On mitigation, we see extreme reluctance on part of major emitters. Absence of a convergence on obligatory and voluntary mitigation commitment is already casting a shadow over the Kyoto Protocol. This may wreck the international climate regime and put our countries at the risk of peril. Hence, we should not hesitate to demand accountability for inaction. We should ask the industrialised nations to accept their historical responsibility and assume greater mitigation commitment. Similarly, emerging economies should also accept their moral responsibility and accept voluntary mitigation commitments based on equity and their own capacities.
It is widely accepted that the gravest effect of climate change may be on human migration. Last year, 42 million people were newly displaced by rapid-onset natural disasters. Extreme weather events are already displacing many more people than violent conflict. Slow-onset events like sea-level rise and desertification get even lower global focus. We must work towards correcting this imbalance. We must appreciate that migration could be an effective adaptation strategy, as we focus on enhancing adaptation capacities of affected communities. Hence, relocation and protection of displaced persons need due focus in global discourse to ensure their protection. We need to commence discussion on the creation of an appropriate framework to address the needs of people displaced due to climate change.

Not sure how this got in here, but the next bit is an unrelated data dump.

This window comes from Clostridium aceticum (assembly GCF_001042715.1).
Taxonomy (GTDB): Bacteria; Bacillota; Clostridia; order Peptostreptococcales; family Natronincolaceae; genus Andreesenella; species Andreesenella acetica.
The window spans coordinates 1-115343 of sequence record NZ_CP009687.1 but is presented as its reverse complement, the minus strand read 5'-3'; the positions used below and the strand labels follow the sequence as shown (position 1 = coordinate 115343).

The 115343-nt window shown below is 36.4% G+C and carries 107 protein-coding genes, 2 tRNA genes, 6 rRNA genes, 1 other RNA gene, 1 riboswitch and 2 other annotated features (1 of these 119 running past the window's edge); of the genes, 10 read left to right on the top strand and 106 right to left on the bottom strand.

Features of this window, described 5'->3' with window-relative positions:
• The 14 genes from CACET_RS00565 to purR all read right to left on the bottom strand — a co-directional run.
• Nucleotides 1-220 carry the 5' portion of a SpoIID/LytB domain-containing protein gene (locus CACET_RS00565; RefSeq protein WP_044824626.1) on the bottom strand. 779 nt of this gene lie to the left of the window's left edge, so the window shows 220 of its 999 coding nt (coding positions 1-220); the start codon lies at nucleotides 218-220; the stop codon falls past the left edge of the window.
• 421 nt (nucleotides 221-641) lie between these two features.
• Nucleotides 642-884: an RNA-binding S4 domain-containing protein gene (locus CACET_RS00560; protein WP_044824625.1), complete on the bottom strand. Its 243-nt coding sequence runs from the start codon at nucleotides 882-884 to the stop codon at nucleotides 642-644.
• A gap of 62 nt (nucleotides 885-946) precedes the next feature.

[youtube vNeY_yynoWg 232 190] Video of the speech from Priyo News Bangladesh
Bangladesh and other vulnerable countries have not been able to wait for an international response to climate causes. Bangladesh therefore adopted the ‘Bangladesh Climate Change Trust Fund Act’ in 2010. We have so far allocated Tk. 21 billion (US$ 280 million) from our own resources to the Fund. Some 62 Projects are being implemented utilising the Fund to mitigate the adverse impact of climate change. We are implementing 134 climate change adaptation and mitigation action plans. We have finalised the ‘Operation Manual’ for utilising US$ 125 million as a grant under Bangladesh Climate Change Resilient Fund. Cyclone shelters, extension of climate resistant agricultural system, greenery along the coastal belts are being developed utilising the Fund.
A couple of weeks ahead of COP17 in Durban, we, the most vulnerable countries, should seize this opportunity to identify our collective concerns and articulate them. Primacy of adaptation over mitigation for our countries must be accepted. Given that many countries are shying away from their obligations, we, as the greatest sufferers, ought to take the lead. Let us commit to internalising the green development path best suited to our own specific circumstances and, without compromising on sustainable development and poverty reduction, our overriding priorities.